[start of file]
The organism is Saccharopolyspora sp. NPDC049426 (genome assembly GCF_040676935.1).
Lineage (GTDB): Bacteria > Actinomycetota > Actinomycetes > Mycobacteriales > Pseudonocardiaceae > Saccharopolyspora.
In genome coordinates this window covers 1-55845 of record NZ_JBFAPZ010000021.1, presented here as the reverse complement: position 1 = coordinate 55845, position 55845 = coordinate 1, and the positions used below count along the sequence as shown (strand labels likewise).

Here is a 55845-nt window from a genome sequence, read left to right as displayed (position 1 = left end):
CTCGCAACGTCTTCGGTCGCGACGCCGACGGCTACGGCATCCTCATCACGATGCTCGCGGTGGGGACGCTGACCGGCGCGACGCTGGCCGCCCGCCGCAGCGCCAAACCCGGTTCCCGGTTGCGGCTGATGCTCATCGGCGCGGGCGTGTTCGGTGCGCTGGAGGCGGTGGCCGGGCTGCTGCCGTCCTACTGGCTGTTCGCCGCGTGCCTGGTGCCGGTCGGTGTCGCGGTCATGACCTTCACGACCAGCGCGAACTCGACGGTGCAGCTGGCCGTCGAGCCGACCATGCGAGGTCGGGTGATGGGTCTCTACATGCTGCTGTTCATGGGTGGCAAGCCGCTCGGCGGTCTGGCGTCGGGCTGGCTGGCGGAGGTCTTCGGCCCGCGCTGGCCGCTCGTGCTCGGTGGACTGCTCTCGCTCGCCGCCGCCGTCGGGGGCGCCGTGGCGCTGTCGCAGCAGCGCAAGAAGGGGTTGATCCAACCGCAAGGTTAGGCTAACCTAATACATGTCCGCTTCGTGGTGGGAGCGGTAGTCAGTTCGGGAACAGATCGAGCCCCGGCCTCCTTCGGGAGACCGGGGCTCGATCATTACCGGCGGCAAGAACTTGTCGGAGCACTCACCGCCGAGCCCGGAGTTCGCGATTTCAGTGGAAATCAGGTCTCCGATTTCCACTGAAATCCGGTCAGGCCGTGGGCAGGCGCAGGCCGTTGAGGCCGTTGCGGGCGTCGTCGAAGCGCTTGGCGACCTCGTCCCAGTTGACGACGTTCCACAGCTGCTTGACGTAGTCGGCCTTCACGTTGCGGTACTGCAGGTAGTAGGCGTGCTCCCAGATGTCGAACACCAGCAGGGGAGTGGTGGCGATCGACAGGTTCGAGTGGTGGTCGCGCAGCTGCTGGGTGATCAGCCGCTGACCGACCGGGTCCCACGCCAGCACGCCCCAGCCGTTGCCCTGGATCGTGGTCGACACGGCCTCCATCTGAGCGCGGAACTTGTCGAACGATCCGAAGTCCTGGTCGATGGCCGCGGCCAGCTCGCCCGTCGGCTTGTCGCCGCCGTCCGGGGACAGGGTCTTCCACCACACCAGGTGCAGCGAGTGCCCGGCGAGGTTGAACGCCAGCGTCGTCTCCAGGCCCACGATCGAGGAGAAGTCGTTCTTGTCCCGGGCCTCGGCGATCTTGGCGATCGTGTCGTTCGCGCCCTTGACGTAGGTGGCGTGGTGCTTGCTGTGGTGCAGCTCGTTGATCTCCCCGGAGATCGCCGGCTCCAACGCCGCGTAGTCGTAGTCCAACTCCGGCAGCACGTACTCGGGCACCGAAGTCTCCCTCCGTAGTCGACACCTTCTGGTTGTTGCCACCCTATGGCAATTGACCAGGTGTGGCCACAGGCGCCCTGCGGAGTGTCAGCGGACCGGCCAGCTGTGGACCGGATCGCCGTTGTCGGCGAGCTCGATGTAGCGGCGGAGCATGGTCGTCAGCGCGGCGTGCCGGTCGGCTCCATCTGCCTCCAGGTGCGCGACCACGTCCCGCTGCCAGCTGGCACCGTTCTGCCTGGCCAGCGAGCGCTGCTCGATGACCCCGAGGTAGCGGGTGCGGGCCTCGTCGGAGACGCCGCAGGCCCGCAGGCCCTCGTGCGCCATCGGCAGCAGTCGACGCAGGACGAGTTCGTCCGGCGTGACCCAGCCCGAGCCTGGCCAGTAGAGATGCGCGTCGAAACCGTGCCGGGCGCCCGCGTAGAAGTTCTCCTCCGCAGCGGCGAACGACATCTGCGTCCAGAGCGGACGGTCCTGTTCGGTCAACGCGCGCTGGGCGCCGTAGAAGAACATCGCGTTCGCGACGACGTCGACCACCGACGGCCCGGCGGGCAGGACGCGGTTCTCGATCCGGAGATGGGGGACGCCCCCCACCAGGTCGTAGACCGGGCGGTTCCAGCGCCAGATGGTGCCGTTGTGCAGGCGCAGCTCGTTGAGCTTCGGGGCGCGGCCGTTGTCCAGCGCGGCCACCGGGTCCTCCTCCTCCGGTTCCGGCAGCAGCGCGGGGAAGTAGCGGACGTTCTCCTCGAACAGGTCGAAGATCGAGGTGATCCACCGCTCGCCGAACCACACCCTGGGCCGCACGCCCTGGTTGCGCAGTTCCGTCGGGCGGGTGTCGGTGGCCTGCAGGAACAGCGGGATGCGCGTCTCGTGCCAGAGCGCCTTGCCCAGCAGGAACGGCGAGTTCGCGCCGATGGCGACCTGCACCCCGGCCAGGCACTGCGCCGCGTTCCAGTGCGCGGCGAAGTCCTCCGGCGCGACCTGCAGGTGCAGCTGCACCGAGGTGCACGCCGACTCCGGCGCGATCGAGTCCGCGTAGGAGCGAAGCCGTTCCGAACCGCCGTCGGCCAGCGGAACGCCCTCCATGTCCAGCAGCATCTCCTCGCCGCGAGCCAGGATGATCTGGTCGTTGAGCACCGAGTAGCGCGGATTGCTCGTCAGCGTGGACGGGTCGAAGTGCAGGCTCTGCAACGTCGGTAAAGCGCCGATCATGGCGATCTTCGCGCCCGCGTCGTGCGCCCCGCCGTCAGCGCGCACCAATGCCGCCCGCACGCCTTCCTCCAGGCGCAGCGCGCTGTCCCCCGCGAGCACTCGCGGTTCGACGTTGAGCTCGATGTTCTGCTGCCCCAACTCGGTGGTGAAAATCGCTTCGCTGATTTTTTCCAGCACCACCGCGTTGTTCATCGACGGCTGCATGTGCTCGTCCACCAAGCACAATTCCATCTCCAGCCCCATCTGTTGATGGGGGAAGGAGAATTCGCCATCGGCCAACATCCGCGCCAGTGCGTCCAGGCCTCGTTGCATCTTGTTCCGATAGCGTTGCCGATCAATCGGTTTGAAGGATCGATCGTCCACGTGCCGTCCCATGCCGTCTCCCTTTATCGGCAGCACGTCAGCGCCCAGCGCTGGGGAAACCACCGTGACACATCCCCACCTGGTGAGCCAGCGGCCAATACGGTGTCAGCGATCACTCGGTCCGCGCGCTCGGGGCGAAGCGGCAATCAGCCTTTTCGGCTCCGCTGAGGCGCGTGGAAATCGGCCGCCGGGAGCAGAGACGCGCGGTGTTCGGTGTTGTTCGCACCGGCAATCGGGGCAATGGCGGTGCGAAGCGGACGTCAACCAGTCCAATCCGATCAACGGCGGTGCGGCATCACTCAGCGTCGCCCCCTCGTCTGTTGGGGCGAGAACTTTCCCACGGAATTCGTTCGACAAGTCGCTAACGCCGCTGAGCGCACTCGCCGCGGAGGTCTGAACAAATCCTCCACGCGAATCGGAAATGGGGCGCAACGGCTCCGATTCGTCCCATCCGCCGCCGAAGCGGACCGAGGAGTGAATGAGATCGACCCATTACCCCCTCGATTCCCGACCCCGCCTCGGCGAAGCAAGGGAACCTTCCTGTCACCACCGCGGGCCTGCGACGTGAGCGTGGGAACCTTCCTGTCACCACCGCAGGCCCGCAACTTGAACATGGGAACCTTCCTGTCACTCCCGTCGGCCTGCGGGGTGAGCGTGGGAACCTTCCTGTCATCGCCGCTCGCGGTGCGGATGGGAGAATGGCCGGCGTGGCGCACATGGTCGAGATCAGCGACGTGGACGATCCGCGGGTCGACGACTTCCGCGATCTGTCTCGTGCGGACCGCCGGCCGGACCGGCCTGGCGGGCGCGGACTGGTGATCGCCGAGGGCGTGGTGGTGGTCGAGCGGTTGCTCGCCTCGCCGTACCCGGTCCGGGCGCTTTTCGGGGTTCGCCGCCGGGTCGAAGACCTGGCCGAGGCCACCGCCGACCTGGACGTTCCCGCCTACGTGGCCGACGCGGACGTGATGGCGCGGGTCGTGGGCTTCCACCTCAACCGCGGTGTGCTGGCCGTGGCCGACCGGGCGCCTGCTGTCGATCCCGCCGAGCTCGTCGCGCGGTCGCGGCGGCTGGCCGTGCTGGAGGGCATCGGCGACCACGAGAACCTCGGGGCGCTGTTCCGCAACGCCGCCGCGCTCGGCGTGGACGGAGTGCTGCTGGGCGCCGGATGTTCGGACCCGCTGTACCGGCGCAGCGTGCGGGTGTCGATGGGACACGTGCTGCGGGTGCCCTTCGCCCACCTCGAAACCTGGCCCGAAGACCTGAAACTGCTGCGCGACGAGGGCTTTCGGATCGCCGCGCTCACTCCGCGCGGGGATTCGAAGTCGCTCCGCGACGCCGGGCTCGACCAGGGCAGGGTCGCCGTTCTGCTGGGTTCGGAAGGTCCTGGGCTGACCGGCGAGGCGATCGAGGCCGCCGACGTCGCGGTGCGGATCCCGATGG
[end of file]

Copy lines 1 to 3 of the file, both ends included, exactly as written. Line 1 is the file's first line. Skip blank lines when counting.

The organism is Saccharopolyspora sp. NPDC049426 (genome assembly GCF_040676935.1).
Lineage (GTDB): Bacteria > Actinomycetota > Actinomycetes > Mycobacteriales > Pseudonocardiaceae > Saccharopolyspora.
In genome coordinates this window covers 1-55845 of record NZ_JBFAPZ010000021.1, presented here as the reverse complement: position 1 = coordinate 55845, position 55845 = coordinate 1, and the positions used below count along the sequence as shown (strand labels likewise).